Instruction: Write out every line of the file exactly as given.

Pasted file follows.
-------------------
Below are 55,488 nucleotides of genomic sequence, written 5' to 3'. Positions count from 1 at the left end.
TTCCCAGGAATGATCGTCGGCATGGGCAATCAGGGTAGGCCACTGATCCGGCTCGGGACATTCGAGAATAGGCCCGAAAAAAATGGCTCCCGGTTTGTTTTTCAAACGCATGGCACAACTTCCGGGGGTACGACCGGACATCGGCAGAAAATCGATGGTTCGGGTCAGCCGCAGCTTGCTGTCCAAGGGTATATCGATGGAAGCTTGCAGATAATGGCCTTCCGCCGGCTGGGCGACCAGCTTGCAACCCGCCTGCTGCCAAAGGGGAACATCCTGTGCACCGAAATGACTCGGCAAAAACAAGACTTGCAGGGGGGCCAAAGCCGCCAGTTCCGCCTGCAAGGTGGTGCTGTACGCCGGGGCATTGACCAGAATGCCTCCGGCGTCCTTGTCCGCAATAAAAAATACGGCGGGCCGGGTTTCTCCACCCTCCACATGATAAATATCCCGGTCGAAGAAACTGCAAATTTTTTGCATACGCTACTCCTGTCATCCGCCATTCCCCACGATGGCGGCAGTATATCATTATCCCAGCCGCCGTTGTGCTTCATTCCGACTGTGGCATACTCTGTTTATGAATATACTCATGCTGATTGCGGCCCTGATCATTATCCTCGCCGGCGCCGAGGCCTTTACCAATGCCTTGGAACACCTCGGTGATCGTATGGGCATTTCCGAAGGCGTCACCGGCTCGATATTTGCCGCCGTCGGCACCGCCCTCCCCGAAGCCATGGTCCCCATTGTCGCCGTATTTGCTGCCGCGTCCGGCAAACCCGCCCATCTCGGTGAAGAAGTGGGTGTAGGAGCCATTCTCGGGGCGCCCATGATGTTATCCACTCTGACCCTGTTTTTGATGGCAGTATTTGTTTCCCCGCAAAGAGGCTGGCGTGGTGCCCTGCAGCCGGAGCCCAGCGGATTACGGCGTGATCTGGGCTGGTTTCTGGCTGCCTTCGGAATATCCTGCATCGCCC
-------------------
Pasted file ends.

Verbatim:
Below are 55,488 nucleotides of genomic sequence, written 5' to 3'. Positions count from 1 at the left end.
TTCCCAGGAATGATCGTCGGCATGGGCAATCAGGGTAGGCCACTGATCCGGCTCGGGACATTCGAGAATAGGCCCGAAAAAAATGGCTCCCGGTTTGTTTTTCAAACGCATGGCACAACTTCCGGGGGTACGACCGGACATCGGCAGAAAATCGATGGTTCGGGTCAGCCGCAGCTTGCTGTCCAAGGGTATATCGATGGAAGCTTGCAGATAATGGCCTTCCGCCGGCTGGGCGACCAGCTTGCAACCCGCCTGCTGCCAAAGGGGAACATCCTGTGCACCGAAATGACTCGGCAAAAACAAGACTTGCAGGGGGGCCAAAGCCGCCAGTTCCGCCTGCAAGGTGGTGCTGTACGCCGGGGCATTGACCAGAATGCCTCCGGCGTCCTTGTCCGCAATAAAAAATACGGCGGGCCGGGTTTCTCCACCCTCCACATGATAAATATCCCGGTCGAAGAAACTGCAAATTTTTTGCATACGCTACTCCTGTCATCCGCCATTCCCCACGATGGCGGCAGTATATCATTATCCCAGCCGCCGTTGTGCTTCATTCCGACTGTGGCATACTCTGTTTATGAATATACTCATGCTGATTGCGGCCCTGATCATTATCCTCGCCGGCGCCGAGGCCTTTACCAATGCCTTGGAACACCTCGGTGATCGTATGGGCATTTCCGAAGGCGTCACCGGCTCGATATTTGCCGCCGTCGGCACCGCCCTCCCCGAAGCCATGGTCCCCATTGTCGCCGTATTTGCTGCCGCGTCCGGCAAACCCGCCCATCTCGGTGAAGAAGTGGGTGTAGGAGCCATTCTCGGGGCGCCCATGATGTTATCCACTCTGACCCTGTTTTTGATGGCAGTATTTGTTTCCCCGCAAAGAGGCTGGCGTGGTGCCCTGCAGCCGGAGCCCAGCGGATTACGGCGTGATCTGGGCTGGTTTCTGGCTGCCTTCGGAATATCCTGCATCGCCC